If someone is in a sealed room, the available oxygen will be slowly converted to carbon dioxide. The combined concentration of both gasses will remain constant, their relative concentrations starting at 99.8% O2 and .2% CO2 and (in theory) ending at 100% CO2.

Assuming the person is unaware of that the oxygen in the room is slowly being replaced by carbon dioxide, one of these two events will happen:

  • Oxygen levels will become too low, and the person will die of suffocation.
  • CO2 levels will become too high, and the person will experience symptoms that inspire opening the door for fresh air.

Which event will happen first?

To clarify: people are generally unaware of it when they aren't getting enough oxygen, but they do experience symptoms of too much carbon dioxide. (E.g. it's too much CO2 in the blood that causes us to breathe, not too little O2.)

A quantitative analysis would be great, but really all I want is to know whether (i.e. yes or no) the person will realize something is wrong before it's too late.


1 Answer 1


A lack of oxygen (hypoxia) can cause death to your brain cells, which can lead to the death of the entire human within 4 minutes (though the exact amount of time varies).

Severe hypoxia will cause apoptosis (cellular suicide) but the precise trigger is more complicated than just "lack of oxygen triggers hypoxia". Calcium overload, increased oxygen free radicals, increased expression of a hypoxia-inducible factor (HIF), and other things are blamed for hypoxia-related apoptosis. This answer would get too long if I tried to explain every mechanism leading to hypoxia-related apoptosis, but I think it would be valuable to explain at least one of them, so you can see more clearly how lack of oxygen causes death, so I will do that for HIF below.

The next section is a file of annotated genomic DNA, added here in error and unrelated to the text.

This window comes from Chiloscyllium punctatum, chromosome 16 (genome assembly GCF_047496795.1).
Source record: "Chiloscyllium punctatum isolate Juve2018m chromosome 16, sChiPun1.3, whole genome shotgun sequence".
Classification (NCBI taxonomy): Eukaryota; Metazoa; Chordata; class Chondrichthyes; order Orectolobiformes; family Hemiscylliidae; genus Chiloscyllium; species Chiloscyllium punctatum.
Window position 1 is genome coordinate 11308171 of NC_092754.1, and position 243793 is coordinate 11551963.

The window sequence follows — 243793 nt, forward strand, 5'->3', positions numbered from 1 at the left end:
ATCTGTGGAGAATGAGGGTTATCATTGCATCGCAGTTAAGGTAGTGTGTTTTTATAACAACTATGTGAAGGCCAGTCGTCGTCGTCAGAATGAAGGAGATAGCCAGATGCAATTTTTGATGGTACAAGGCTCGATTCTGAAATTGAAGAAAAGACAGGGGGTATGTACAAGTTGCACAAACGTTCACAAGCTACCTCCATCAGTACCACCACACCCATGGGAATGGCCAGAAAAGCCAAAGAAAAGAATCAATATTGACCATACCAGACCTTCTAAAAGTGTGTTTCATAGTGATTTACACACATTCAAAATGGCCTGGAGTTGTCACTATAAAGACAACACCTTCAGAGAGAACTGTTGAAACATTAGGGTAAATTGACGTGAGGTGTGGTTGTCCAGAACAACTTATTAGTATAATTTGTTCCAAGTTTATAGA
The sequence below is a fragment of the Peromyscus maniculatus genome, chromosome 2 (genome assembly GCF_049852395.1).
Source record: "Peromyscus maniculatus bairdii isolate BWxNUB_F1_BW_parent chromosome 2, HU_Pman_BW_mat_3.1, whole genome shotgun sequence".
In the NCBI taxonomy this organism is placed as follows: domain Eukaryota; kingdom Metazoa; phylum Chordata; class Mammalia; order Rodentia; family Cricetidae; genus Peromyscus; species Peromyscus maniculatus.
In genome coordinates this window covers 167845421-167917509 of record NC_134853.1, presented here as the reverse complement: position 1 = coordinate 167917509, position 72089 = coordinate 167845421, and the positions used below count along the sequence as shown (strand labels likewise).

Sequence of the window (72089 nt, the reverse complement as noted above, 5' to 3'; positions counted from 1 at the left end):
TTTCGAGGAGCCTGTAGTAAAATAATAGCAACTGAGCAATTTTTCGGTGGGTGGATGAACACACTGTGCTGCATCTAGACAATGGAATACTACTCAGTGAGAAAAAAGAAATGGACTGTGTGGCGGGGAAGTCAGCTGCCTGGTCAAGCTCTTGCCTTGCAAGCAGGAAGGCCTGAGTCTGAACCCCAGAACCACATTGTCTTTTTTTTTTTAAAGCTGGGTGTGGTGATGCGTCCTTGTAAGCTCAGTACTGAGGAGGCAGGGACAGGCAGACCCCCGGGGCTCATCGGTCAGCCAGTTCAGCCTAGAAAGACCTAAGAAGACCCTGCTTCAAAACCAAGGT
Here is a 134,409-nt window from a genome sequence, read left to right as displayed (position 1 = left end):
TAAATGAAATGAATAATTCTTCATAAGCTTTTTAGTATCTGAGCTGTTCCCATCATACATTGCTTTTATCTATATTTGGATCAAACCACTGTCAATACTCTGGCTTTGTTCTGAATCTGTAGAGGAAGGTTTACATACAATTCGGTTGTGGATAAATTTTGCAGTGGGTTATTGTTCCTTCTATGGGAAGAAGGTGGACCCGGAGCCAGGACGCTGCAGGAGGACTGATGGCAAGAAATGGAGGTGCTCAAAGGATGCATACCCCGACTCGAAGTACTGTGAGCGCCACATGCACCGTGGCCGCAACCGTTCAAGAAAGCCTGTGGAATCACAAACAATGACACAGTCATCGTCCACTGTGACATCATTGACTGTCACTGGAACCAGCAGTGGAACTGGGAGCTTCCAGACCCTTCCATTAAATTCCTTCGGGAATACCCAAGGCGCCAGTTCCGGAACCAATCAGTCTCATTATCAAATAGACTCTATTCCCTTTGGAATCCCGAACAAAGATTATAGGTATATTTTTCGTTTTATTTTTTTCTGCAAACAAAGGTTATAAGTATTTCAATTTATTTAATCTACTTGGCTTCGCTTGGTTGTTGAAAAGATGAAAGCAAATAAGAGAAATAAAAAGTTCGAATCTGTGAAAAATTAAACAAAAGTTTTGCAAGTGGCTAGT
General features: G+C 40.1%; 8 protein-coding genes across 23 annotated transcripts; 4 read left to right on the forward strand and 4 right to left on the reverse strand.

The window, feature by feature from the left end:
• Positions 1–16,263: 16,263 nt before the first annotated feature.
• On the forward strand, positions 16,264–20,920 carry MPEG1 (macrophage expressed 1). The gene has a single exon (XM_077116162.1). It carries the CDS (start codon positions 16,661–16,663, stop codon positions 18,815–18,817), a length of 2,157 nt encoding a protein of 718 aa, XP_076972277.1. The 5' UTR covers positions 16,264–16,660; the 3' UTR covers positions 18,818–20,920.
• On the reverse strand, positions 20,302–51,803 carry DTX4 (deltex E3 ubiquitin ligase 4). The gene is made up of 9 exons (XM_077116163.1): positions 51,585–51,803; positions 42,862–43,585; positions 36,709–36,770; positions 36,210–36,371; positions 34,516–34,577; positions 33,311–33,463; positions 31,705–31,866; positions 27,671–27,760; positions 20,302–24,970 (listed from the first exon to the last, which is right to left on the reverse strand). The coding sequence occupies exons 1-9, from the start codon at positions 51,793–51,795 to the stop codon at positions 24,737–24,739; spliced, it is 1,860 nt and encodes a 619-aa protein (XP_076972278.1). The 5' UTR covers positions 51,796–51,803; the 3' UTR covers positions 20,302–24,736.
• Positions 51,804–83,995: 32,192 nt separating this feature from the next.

The 2019 Nobel Prize in Physiology/Medicine was awarded for the discovery of HIF. Without oxygen, the alpha subunit binds to the beta subunit, and (see Fig 1 of this) it interacts with p53 (a protein incorrectly named that way because it apparently had a mass of 53 kDa, whereas it turns out only to be closer to 43.7 kDa) which regulates Bax/Bak which causes the release of cytochrome c, which is a classic step in the intrinsic pathway of apoptosis (one apoptotic pathway). At that point, the steps toward cell death are common knowledge to most people (I'd estimate it's millions) who've studied cellular biology at the undergrad level this century (I actually wrote about apoptosis induced by cytochrome c in a high school essay, but probably went through it in far more detail in BIOL 130 at University of Waterloo).

A surplus of carbon dioxide (hypercapnia) will cause your blood to become acidic and your kidneys to work harder, but it is not "directly" attributed to something like apoptosis, and it would likely take more than 4 minutes to cause death.

In the literature, HIF-induced apoptosis is described as being caused by a lack of O2, not a surplus of CO2. However the two situations cannot completely be separated since they're intrinsically related. In a room that lacks oxygen, your partial pressure of CO2 will build up as you exhale. A high enough partial pressure of CO2 will surely block O2 from binding to HIF1a, which will lead to the same result as hypoxia-induced HIF-related death.


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